Setting off at 24 as a trader and commercial traveler, he finally arrived in Paris in 1834. It was an exciting time where he lived in a creative milieu peopled by artists. Dreaming of making his mark in the world of Champagne, Joseph leaped at an opportunity that would eventually lead him to greatness: Joseph Krug was employed by Jacquesson, the leading Champagne House of the time. He quickly became a partner, travelled widely, mixed with the influential, but was far from satisfied.
For him, the essence of Champagne was pleasure, yet variables in the weather could make quality waver dramatically from one year to the next. Joseph dreamed of another way beyond the constraints that compromised Champagne quality.
At the age of 42, a time when most in his position would be close to retiring, he left the security of a comfortable career to risk it all. It was not an easy decision to take, especially considering he had married into the Jacquesson dynasty. But he was ready to put his vision to the test.
AND FORGET NOTHING.
To immortalize his vision, Joseph confided in the pages of a cherry-red notebook – his enduring testament which survives to this day at the House of Krug. As he wrote in the notebook, passing on his knowledge to his son Paul, he was convinced great Champagne could only be achieved using good wines, tasted separately plot by plot, from good vineyards. Terroir was crucial.
But there was one more key to unlock guaranteed undisputed quality: he needed to free the process from climatic moodiness. So he began to
Determined to create the most generous expression of Champagne every single year, he drew upon his vast library of reserve wines to compose his prestige Champagne. In this way, whatever the weather, whatever the harvest, Joseph would always be able to create a Champagne abundant in nuances and of unequalled generosity.
His notebook refers to it as Champagne No.1. Krug Grande Cuvée was born.
It was a revolution. An approach beyond the notion of vintage. Joseph had turned his back on the accepted rules of Champagne making. Yet none could deny the exceptional richness, elegance and distinction he achieved in every Krug Grande Cuvée he elaborated.
From its very inception, Krug would be first in creating only prestige Champagnes every year, a still unique and defining trait of Krug to this day.
We know it today as Krug Vintage.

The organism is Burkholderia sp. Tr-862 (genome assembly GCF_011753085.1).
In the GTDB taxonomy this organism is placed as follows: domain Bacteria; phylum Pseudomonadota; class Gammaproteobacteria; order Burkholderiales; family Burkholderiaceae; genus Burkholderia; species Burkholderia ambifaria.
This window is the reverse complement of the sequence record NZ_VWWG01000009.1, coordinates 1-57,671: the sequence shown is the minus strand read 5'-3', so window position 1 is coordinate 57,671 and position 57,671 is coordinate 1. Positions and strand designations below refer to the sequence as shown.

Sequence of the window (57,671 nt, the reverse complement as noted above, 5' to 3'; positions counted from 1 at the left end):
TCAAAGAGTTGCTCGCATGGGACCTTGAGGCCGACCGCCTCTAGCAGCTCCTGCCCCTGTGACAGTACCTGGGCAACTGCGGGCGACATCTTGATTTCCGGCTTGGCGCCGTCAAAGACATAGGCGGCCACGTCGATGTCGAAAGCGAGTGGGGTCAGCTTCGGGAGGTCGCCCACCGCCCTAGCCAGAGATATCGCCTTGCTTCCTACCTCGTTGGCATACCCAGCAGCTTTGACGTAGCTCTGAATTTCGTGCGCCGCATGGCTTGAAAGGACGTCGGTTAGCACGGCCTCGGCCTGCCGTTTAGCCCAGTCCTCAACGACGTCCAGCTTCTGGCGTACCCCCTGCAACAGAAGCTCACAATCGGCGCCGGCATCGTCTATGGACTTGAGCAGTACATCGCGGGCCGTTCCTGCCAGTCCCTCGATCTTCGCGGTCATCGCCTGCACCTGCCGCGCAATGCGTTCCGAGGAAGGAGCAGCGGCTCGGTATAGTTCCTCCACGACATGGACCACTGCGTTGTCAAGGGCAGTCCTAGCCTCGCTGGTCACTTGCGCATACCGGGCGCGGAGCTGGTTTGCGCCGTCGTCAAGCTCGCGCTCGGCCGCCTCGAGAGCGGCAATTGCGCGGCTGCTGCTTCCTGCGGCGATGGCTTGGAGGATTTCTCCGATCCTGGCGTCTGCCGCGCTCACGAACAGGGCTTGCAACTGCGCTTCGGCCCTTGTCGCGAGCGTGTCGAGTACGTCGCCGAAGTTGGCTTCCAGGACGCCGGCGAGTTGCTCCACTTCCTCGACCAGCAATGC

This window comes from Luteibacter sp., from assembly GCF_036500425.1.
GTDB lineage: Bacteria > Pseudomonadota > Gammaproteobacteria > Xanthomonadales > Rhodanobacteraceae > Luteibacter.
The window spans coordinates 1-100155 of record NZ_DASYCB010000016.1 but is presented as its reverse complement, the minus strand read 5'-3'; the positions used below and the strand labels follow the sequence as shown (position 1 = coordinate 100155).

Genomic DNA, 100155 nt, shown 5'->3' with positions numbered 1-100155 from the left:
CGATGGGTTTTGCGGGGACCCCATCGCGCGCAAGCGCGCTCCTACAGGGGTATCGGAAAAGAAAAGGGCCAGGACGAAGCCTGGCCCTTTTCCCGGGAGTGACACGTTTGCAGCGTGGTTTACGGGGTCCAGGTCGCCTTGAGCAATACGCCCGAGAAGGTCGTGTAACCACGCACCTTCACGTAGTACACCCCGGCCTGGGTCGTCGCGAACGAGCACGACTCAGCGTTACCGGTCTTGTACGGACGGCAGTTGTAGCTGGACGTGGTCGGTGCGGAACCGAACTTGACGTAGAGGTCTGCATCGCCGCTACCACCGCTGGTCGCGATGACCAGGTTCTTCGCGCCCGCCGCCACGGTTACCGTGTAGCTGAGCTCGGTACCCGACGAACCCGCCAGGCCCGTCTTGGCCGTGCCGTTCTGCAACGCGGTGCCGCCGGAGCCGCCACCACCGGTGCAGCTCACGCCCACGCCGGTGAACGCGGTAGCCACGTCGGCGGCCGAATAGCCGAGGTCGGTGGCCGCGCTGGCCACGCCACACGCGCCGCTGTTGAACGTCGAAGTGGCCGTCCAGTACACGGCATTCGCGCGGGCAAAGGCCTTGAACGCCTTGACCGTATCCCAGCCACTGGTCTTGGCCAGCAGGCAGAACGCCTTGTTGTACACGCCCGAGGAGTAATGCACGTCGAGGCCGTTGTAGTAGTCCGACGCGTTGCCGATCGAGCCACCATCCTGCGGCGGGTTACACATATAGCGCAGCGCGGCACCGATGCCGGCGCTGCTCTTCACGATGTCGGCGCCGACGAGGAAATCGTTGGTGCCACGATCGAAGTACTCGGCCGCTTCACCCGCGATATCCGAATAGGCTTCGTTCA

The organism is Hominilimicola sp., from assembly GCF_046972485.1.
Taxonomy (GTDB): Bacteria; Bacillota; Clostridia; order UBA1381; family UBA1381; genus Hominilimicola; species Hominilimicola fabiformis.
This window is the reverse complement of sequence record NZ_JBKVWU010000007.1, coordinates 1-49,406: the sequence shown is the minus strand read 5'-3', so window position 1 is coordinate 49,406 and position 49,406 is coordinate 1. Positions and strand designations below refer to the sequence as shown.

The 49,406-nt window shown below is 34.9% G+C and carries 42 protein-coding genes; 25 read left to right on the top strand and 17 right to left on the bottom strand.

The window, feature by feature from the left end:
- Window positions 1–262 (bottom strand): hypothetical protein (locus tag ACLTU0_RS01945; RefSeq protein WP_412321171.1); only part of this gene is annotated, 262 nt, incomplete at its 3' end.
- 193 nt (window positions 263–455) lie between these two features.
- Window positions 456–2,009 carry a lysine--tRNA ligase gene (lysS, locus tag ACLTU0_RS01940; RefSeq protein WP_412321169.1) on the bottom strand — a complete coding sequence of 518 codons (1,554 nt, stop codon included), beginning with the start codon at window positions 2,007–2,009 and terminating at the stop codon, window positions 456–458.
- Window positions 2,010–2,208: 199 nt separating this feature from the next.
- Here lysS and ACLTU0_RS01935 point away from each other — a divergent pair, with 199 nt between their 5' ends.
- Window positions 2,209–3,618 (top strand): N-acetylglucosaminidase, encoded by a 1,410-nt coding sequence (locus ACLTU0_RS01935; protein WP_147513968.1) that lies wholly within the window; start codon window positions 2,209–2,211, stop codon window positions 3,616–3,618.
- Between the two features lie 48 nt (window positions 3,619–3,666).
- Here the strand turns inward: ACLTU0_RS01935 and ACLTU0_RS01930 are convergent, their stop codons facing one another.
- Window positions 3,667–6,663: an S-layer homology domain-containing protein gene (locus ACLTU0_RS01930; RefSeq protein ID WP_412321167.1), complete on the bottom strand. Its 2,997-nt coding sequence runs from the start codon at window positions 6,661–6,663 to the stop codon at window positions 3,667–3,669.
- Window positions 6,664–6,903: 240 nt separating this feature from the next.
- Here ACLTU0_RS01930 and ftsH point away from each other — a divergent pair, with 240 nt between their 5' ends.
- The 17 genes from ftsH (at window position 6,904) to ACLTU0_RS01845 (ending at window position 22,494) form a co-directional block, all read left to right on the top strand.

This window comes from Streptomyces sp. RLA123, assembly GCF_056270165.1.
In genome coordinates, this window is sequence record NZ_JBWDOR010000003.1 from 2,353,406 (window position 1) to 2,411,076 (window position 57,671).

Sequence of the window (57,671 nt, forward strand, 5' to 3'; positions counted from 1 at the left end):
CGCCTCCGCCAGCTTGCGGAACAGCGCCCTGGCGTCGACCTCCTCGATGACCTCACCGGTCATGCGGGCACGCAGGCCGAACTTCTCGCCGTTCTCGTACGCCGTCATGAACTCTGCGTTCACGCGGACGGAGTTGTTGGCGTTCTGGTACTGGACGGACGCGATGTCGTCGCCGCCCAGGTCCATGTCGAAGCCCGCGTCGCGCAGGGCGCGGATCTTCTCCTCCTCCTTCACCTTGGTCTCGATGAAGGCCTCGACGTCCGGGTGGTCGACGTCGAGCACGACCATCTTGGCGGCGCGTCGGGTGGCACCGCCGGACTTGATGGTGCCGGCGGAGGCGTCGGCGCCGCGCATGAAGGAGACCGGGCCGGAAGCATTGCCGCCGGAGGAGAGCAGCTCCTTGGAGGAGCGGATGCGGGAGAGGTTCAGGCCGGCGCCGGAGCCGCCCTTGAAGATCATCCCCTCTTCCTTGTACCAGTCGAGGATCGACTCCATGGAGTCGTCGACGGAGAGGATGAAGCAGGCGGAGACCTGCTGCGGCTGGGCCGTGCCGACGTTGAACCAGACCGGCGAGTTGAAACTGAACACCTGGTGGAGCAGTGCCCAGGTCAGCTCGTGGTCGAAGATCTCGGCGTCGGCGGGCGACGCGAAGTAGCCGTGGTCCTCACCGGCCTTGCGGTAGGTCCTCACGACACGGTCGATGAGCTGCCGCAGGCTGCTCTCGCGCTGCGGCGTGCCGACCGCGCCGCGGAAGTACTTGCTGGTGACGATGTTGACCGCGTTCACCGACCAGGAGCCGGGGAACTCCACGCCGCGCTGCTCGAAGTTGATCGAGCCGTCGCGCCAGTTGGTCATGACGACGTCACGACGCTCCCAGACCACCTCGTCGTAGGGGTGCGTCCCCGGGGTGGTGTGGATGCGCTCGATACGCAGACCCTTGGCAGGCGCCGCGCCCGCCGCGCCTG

It is a Champagne which is not a selection of the best wines of a superlative year, but the blend of beautifully expressive wines from the year.
And so it is today.
Finally, in 1983, Henri and Rémi Krug blind-tested the bouquet of this mystery drop on their father, Paul. Their father was alarmed. “We’re in trouble – somebody in Champagne is copying Krug!” Quickly reassured that this was indeed a Krug, he recovered his composure.
To their relief, he liked this bold new creation and gave his blessing to elaborate the House’s first Rosé Champagne. With delicate honey, citrus and dried fruit notes, Krug Rosé reveals a rare elegance in a rosé Champagne, able to confront full-flavoured dishes, being an alternative to red wine. A Rosé Champagne like no other.
An ancient inscription reveals its age: “In the year 1698, this wall was built by Claude Jannin and Pierre Dehée Metoen and in the same year the vines were planted by Gaspard Jannin, son of Claude.”
Soon enough, Krug uncovered the plot’s outstanding nature. The walls protecting this small garden, create a veritable micro-climate that gives unique character to the Chardonnay grapes within.
Its special quality came to light through Krug’s idiosyncratic process of following each plot as an individual wine. After numerous tasting sessions, the wine from Clos du Mesnil clearly stood out from all the others. They had stumbled upon one of the clearest examples known of the magic of “terroir”, and it inspired the House of Krug to innovate once more, in the finest tradition of Joseph Krug’s anti-conformism.
For the first time in its history, Krug created a champagne devoted to a single plot of land, first revealed as Krug Clos du Mesnil 1979. One plot, one grape variety, one year. Thus was born the purest expression of Chardonnay.
For seven years, they searched around the village of Ambonnay, looking for an exceptional plot which might allow them to pay tribute to Pinot Noir, the grape variety closest to the House of Krug’s heart, in the same way that Krug Clos du Mesnil glorified Chardonnay.
Ambonnay is renowned in Champagne for its Pinot Noir grapes, having been the primary source for Krug since its beginnings. In the 20th century, it seemed all the most worthwhile plots must have been already identified. Yet a hidden treasure did exist. In 1991 they found it.
Tucked away on the edge of the village was a minuscule garden plot of just 0.68 hectares: the site we now know as the Clos d’Ambonnay. Although its vines had only been planted in the 20th century, this forgotten corner of terroir proved outstanding.
Purchased by the House in 1994, the plot produced a harvest worthy of its own vintage just one year later. Krug applied its meticulous savoir-faire to create the extremely rare Krug Clos d’Ambonnay 1995, finally revealed in 2007.
A new name was added to the pantheon of great champagnes.
It is what makes each bottle of Krug so precious.
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